Roland Intros GC-1 GK-Ready Stratocaster V-Guitar

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At the 2012 NAMM ShowRoland and Fender announced the GC-1 GK-Ready Stratocaster guitar as one of the V-Guitar series, am electric guitar that can be directly connected to the GR-55 Guitar Synthesizer and VG-99 V-Guitar System.

Combining an authentic Stratocaster guitar and a special Roland divided pickup with a 13-pin output; the GK-Ready Stratocaster GC-1 can be used with both standard guitar equipment and Roland V-Guitar category products like the GR-55 and VG-99.

To harness this power, Roland developed the GK Divided Pickup, a special pickup that allows each of a guitar’s strings to be processed independently. Connecting a GK-Ready guitar to the GR Guitar Synthesizer or V-Guitar System opens up a world of options, including instant alternate tunings, transforming the guitar sound into another instrument entirely, and more.

Continue reading Roland Intros GC-1 GK-Ready Stratocaster V-Guitar

Two Free Ways To Get More Out Of The Roland GR-55 Guitar Synth

The Roland GR-55 Guitar Synth is a deep pedal. So deep, that it can be fiddly to try and edit, using just the on-board controls.

Fortunately, there are a couple of free solutions that should make working with the Roland GR-55 Guitar Synth a lot easier.

First up, there’s an iPad template for TouchOSC (shown above), created by Marc Benigni:

Many sliders have been replaced with banks of buttons, which I have found to be much more usable.  (They light up when you touch them – neato! – but they don’t persist to represent current state.)  I’ve taken the opportunity to replace a lot of “lawsuit-aware” labels with real descriptions, for instance LIPS becomes Dano 56-U3 and so on.  This is a little more “fun” for me as a guitar geek, and moreover, it’s called out a lot of functionality that I didn’t even know was there.  Embarrassingly, I didn’t realize that MA-28 etc were acoustic guitars; I thought they were mics or pickups I’d never heard of!  So it’s been good to embed some of the documentation right into the UI.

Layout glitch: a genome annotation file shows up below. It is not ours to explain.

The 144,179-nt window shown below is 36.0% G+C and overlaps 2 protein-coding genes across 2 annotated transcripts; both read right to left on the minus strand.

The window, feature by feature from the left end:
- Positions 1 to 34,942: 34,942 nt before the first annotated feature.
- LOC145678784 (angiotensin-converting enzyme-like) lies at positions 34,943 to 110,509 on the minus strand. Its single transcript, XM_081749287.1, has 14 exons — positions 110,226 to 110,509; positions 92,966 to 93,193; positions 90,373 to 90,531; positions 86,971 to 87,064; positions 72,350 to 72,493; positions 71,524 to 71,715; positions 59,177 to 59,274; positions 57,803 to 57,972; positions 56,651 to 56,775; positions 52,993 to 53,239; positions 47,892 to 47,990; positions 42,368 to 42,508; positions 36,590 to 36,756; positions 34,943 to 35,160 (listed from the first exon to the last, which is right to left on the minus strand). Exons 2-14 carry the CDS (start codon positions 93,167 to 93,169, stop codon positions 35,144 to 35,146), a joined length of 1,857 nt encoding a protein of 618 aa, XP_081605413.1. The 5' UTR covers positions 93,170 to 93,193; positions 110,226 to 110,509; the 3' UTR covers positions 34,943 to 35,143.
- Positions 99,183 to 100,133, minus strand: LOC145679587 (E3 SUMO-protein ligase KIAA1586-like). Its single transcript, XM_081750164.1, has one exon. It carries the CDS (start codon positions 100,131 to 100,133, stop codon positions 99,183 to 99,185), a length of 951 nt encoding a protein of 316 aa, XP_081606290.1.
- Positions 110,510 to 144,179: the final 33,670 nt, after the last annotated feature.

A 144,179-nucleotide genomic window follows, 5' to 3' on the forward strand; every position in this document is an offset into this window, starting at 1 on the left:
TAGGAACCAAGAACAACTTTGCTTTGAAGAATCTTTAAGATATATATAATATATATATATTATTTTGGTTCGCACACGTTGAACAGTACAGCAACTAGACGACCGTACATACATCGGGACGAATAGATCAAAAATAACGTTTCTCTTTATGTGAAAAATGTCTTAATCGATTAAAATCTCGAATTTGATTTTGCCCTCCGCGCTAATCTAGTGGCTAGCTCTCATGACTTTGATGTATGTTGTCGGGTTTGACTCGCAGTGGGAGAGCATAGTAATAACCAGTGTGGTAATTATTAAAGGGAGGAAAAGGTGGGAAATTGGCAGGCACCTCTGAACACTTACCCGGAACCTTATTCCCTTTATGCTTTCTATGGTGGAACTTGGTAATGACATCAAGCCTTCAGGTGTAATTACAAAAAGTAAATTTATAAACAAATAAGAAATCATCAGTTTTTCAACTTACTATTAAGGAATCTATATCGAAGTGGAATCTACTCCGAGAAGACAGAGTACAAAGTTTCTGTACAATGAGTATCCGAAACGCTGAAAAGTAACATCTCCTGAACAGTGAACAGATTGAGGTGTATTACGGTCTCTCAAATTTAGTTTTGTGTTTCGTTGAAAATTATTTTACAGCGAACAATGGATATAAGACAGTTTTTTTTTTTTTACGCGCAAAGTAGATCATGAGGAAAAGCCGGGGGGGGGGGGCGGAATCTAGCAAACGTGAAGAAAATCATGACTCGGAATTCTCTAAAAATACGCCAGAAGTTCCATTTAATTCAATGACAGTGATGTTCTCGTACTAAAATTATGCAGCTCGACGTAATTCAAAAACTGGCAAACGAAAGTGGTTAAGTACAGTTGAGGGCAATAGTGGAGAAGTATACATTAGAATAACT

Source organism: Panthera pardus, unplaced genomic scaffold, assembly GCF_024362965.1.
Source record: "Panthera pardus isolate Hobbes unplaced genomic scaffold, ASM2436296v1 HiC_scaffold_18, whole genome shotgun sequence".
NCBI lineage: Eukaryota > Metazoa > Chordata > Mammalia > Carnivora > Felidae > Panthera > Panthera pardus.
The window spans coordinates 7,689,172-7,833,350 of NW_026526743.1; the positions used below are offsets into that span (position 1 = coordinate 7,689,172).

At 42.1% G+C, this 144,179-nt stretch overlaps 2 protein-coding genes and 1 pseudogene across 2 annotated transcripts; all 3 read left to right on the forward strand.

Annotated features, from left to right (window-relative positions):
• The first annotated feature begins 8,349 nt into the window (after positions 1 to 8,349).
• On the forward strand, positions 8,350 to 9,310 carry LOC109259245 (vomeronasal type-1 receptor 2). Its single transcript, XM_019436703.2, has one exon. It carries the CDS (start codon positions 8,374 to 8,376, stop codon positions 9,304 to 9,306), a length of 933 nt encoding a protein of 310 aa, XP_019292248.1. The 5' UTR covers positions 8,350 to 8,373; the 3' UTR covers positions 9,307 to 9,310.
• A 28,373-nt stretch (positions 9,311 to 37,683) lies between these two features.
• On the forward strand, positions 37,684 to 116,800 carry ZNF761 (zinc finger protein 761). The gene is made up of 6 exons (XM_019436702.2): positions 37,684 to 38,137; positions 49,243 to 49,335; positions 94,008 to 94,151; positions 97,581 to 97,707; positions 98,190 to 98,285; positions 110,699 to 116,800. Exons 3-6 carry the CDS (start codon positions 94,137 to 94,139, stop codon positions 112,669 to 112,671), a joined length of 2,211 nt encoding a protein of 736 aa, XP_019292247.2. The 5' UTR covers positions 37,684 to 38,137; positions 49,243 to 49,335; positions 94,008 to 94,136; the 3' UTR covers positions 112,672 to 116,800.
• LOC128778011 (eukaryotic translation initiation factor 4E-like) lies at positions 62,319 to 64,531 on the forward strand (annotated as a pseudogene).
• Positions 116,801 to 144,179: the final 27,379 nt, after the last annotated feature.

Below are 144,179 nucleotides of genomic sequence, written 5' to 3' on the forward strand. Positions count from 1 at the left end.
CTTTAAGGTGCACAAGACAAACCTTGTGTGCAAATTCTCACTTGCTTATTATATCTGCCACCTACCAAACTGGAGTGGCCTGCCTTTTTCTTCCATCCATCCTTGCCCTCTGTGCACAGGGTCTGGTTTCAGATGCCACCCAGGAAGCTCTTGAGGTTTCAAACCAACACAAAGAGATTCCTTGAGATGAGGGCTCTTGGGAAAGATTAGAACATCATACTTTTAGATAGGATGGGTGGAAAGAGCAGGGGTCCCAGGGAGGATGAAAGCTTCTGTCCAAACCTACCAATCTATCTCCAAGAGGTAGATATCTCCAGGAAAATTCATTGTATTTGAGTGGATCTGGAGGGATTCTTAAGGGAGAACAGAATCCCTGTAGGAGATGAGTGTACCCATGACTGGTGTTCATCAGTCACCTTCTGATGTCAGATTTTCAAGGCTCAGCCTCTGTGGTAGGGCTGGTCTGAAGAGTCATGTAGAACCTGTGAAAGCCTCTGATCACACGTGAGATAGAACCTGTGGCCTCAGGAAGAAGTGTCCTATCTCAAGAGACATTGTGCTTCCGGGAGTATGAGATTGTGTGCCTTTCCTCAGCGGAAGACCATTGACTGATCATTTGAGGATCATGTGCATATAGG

There are pro’s and cons, though.  I’m using a lot more screen space, which itself is both a pro and a con.  And I’m using a lot more memory with this increased control count.  This makes pages load a little slower, and could even result in more TouchOSC crashes.  Oddly, I noticed that labels have OSC command strings, but they don’t actually respond to touch.  So every button is a label imposed over a push button, doubling the control count.

Details are available in the VGuitar forums.

Continue reading Two Free Ways To Get More Out Of The Roland GR-55 Guitar Synth

Willis Plays The Roland GR-55 Guitar Synthesizer

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Willis plays the GR-55

via gwillis44:

‘Been ages since I uploaded. Hope this makes up for it. I’m putting the GR-55 through its paces plus I’ve cranked things up on the production side. Now back to work on the new TT cd . . .

Roland GR-55 Guitar Synth Demo

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Rob Marcello (formerly of Danger Danger) demos the Roland-GR-55 guitar synthesizer at the 2011 Summer NAMM Show.

via Oceanachine

Pat Metheny GR-300 Guitar Synth Sounds With The Roland GR-55 Guitar Synthesizer

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Tutorial on programming the Roland GR-55 to duplicate the distinctive sounds of the Roland GR-300, as heard on the vintage Pat Metheny/Lyle Mays tune, Are You Going With Me?

Includes tips on using the control assignment page.

via WayneJoness